The supermercado of my undocumented childhood is the Fiesta on Bellaire at Hillcroft. If by some chance you’ve never been to a Fiesta Mart—which celebrated its 40th anniversary last year—imagine taking the ethnic foods aisle at your local supermarket and expanding it to fill a 100,000 square-foot building. My family arrived from Mexico in the summer of 1981, when I was 7 and Fiesta was 9, so you could say that I grew up in Fiesta and that Fiesta and I grew up together.
If you had asked me then, “What is an immigrant?” I would have said that an immigrant is someone who shops at Fiesta. My mother says that when we first got to Houston, we went there because it was the only store that stocked Mexican products and because the commercials jingled “Un cachito de lo nuestro” (A little piece of ours). There must have been neighborhood stores that would have satisfied my mother’s grocery needs, but it was Fiesta with its extravagant superstores that gave her a sense of the purchasing power she had as an immigrant consumer. Not only did the founders of Fiesta consciously target Hispanic immigrant communities, they fed immigrant nostalgia by offering food items from Latin American countries—tortillas, chiles, frijoles, pupusas, arepas, tamales, queso fresco.
To further entice recent arrivals, Fiesta dressed itself in hyperethnic garb: the bright red, green, and white colors of the Mexican flag were the mainstays of its logo and mascot, Pepe the Parrot, and the Fiesta sound system blared Mexican rancheras by Los Tigres del Norte, romantic ballads by Jose Jose, and tropical cumbias by Colombia’s La Sonora Dinamita.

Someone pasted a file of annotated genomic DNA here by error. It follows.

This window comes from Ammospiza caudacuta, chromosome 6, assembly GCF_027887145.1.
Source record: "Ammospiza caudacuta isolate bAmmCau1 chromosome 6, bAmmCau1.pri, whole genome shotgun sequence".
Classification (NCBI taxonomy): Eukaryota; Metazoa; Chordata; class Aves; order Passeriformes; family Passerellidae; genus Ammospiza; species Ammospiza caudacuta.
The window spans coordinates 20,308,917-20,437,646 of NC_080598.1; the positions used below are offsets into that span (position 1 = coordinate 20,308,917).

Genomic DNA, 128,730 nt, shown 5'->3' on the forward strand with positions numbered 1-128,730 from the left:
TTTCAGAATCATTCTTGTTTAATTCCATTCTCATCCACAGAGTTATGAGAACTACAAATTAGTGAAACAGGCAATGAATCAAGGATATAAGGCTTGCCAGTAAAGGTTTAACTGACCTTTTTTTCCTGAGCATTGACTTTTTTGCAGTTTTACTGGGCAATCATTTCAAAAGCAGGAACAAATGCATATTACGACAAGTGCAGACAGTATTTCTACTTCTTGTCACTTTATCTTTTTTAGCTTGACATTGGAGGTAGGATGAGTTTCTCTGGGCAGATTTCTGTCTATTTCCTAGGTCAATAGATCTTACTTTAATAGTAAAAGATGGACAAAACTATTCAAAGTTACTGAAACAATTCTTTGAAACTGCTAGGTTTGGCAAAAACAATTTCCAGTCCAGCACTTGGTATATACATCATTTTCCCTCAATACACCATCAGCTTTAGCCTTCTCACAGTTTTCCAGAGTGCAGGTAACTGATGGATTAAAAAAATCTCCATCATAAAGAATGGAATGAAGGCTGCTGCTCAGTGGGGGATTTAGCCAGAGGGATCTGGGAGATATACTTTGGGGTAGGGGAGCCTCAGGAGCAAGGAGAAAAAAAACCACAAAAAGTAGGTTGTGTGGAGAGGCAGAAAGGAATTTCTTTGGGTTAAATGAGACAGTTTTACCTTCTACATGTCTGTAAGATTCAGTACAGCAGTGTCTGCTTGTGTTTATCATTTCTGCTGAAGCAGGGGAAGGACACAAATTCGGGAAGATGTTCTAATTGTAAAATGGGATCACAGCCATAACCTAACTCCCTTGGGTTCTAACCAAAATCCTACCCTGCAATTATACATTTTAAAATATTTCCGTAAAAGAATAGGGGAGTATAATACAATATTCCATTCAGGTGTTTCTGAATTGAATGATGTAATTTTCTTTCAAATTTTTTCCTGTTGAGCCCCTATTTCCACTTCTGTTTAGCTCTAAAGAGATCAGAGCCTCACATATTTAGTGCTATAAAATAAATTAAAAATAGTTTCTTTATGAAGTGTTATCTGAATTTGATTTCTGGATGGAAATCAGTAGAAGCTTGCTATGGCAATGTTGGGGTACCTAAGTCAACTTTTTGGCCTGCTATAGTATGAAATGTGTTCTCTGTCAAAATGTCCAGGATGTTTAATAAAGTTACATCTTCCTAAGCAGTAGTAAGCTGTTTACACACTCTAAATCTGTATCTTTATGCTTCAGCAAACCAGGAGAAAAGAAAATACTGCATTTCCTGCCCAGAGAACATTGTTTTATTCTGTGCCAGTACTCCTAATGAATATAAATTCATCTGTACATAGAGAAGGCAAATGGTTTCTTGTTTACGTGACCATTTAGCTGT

And then of course there were those piñatas hanging from the ceiling. (I think that any list of Top Ten Things to Do in Houston should include counting the number of piñatas hanging from the ceiling of a Fiesta.) It all should have felt inauthentic, but somehow it didn’t. In fact, I think those hyperethnic statements were important to my immigrant mother and many other immigrants, helping them find a sense of belonging in the fourth largest city in the United States.
We couldn’t return home, but we could take a trip to the supermercado for a little taste of home—that’s what Fiesta meant to us. My family remained undocumented for five years, until we normalized our legal status under the 1986 Immigration Reform and Control Act; it was another three before we received our permanent resident cards. So during the eight years between the time we left and that first trip back home to Nuevo Laredo, Fiesta was all we had. My mother would pick up my little brother and me from school, drive past blocks and blocks of overpopulated southwest Houston apartment complexes, and head to our Fiesta.
If you had asked me then, “What is an American?” I would have answered that an American is someone who shops at Randall’s.
There, while she shopped, the two of us waited for her in the small food court area in the front of the store, which is where I bit into my first Salvadoran pupusa—that strange combination of doughy and crispy, with the cheese inside that oozes into your mouth. This was a little taste of El Salvador, someone else’s home. Like the huge jars of curtido—pickled sliced cabbage—pupusas were a signal that our community was larger than I’d thought, that it included Salvadoran and other Central American immigrants, people who said vos instead of tú. I remember hesitating at the sounds of the unfamiliar Spanish spoken by Central Americans at the store. This was another voice, another home, another taste that shared space with us at Fiesta.